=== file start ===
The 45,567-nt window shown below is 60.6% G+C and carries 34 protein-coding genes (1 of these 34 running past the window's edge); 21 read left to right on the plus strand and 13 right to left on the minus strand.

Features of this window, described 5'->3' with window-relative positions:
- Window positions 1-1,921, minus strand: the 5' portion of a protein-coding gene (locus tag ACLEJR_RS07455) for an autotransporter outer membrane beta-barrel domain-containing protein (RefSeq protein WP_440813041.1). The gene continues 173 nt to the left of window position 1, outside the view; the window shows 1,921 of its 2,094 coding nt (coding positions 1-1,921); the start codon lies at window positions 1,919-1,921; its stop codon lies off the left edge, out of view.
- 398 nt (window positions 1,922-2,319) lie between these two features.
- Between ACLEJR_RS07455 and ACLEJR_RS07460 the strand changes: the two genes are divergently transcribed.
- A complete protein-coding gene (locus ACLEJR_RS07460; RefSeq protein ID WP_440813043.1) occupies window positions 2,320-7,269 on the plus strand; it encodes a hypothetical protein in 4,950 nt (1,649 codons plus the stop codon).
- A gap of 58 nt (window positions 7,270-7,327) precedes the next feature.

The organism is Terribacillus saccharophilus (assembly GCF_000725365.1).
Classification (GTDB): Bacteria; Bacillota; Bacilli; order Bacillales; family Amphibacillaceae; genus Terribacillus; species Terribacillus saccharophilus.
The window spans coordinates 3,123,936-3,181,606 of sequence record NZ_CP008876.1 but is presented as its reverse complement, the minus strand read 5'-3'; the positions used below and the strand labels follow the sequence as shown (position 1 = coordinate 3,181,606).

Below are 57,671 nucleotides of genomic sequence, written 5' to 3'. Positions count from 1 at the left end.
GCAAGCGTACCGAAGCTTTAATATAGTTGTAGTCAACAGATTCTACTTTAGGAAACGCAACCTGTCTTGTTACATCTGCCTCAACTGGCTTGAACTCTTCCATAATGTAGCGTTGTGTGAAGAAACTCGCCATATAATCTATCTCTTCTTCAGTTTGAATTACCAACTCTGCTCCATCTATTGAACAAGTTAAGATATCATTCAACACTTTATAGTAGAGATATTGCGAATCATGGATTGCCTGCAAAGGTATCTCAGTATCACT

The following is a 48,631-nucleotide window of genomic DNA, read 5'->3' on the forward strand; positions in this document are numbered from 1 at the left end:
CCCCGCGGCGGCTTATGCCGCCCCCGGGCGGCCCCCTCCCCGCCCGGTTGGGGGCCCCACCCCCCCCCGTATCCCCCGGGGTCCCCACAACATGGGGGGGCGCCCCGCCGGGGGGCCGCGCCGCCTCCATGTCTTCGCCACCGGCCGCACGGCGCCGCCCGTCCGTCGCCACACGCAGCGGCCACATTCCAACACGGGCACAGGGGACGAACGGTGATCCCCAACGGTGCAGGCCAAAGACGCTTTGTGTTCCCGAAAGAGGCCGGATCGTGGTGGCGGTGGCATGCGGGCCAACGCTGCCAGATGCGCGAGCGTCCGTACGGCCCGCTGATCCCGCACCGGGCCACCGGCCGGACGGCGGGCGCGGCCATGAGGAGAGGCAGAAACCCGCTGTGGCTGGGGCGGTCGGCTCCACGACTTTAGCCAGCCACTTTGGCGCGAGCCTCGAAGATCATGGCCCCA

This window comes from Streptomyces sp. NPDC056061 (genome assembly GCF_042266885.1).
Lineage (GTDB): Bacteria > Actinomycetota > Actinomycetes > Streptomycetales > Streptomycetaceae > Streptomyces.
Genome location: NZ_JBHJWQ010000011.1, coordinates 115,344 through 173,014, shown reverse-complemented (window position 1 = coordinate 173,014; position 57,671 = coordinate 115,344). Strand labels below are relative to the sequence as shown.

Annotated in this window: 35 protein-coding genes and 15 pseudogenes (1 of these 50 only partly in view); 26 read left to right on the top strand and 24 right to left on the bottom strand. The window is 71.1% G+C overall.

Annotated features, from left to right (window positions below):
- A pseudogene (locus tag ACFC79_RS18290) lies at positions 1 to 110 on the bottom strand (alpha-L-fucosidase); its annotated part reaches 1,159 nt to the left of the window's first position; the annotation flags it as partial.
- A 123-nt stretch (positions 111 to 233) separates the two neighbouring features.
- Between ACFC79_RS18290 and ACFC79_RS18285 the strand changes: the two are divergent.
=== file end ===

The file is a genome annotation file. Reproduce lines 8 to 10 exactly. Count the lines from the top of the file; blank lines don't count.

The organism is Terribacillus saccharophilus (assembly GCF_000725365.1).
Classification (GTDB): Bacteria; Bacillota; Bacilli; order Bacillales; family Amphibacillaceae; genus Terribacillus; species Terribacillus saccharophilus.
The window spans coordinates 3,123,936-3,181,606 of sequence record NZ_CP008876.1 but is presented as its reverse complement, the minus strand read 5'-3'; the positions used below and the strand labels follow the sequence as shown (position 1 = coordinate 3,181,606).